Jeff Madrick. “The case for big government.” October 22, 2009: “As economies grow larger, societies more populous, scientific and social knowledge deeper, and interconnections more complex, government grows as well—at least in societies that succeed. And when government works as it should, it is also typically the leading agent of change. As economies progress, societies learn more, and expectations rise, government’s main purpose is to manage, foster, and adapt to this change. It is a profound task.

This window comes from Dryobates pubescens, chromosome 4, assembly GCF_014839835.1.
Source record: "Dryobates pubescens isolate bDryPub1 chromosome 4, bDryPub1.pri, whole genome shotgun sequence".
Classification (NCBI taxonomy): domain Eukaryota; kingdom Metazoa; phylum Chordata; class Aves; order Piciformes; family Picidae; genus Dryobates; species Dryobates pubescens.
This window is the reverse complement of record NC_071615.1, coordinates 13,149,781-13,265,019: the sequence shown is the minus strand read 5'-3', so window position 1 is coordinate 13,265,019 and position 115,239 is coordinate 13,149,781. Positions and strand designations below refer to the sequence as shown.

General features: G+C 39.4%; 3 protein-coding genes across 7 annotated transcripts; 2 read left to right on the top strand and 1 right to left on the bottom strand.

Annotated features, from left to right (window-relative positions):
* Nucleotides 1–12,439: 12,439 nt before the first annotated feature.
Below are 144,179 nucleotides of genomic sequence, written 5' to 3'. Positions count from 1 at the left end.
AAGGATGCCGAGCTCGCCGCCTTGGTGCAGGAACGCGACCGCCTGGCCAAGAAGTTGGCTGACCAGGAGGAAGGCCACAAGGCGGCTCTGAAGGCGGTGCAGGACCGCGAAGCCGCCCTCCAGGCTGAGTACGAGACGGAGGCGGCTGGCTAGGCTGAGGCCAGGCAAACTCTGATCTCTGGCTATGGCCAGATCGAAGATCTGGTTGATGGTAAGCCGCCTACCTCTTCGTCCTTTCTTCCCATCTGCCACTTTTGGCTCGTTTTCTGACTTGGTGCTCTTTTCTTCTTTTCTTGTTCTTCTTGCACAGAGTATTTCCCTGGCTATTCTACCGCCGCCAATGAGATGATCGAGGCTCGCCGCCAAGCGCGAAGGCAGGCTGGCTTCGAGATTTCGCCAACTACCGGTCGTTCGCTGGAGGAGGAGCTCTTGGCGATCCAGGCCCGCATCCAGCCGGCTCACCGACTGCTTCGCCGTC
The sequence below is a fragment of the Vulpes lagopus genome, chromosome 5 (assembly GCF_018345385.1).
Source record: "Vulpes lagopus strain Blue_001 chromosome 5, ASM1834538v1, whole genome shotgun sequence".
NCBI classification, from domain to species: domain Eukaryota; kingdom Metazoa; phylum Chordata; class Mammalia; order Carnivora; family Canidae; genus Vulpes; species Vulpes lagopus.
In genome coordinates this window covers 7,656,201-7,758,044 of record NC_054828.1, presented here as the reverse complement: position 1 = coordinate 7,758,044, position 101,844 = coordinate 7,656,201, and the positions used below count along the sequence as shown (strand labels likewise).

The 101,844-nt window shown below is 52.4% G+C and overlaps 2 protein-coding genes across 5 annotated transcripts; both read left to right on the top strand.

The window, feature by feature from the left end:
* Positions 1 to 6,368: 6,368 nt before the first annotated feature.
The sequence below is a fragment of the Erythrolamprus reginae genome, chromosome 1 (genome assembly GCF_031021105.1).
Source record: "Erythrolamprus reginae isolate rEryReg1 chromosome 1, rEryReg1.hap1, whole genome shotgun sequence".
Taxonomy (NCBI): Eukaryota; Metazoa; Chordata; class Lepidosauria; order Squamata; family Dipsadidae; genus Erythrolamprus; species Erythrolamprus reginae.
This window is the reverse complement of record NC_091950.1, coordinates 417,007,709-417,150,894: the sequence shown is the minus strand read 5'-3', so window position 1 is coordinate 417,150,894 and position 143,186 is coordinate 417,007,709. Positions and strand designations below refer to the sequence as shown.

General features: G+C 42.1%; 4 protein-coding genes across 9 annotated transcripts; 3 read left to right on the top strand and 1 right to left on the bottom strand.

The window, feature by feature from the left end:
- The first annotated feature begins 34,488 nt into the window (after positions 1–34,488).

Our own government has a history of managing and adapting, often radically, to change, looking ahead, not backward. It did so in the face of influential forces, fearing the future and aiming to protect established interests, which invariably opposed new obligations for government: financing the canals in the 1820s; building free primary schools starting in the 1830s and high schools in the late 1800s; developing government-built sanitation and water systems in the early 1900s that made the cities possible; creating a central bank to mitigate the disruption of boom-and-bust cycles and regulate unstable financial markets; enforcing labor rights such as hours worked, job safety, and a minimum wage; implementing vaccination programs and health research.”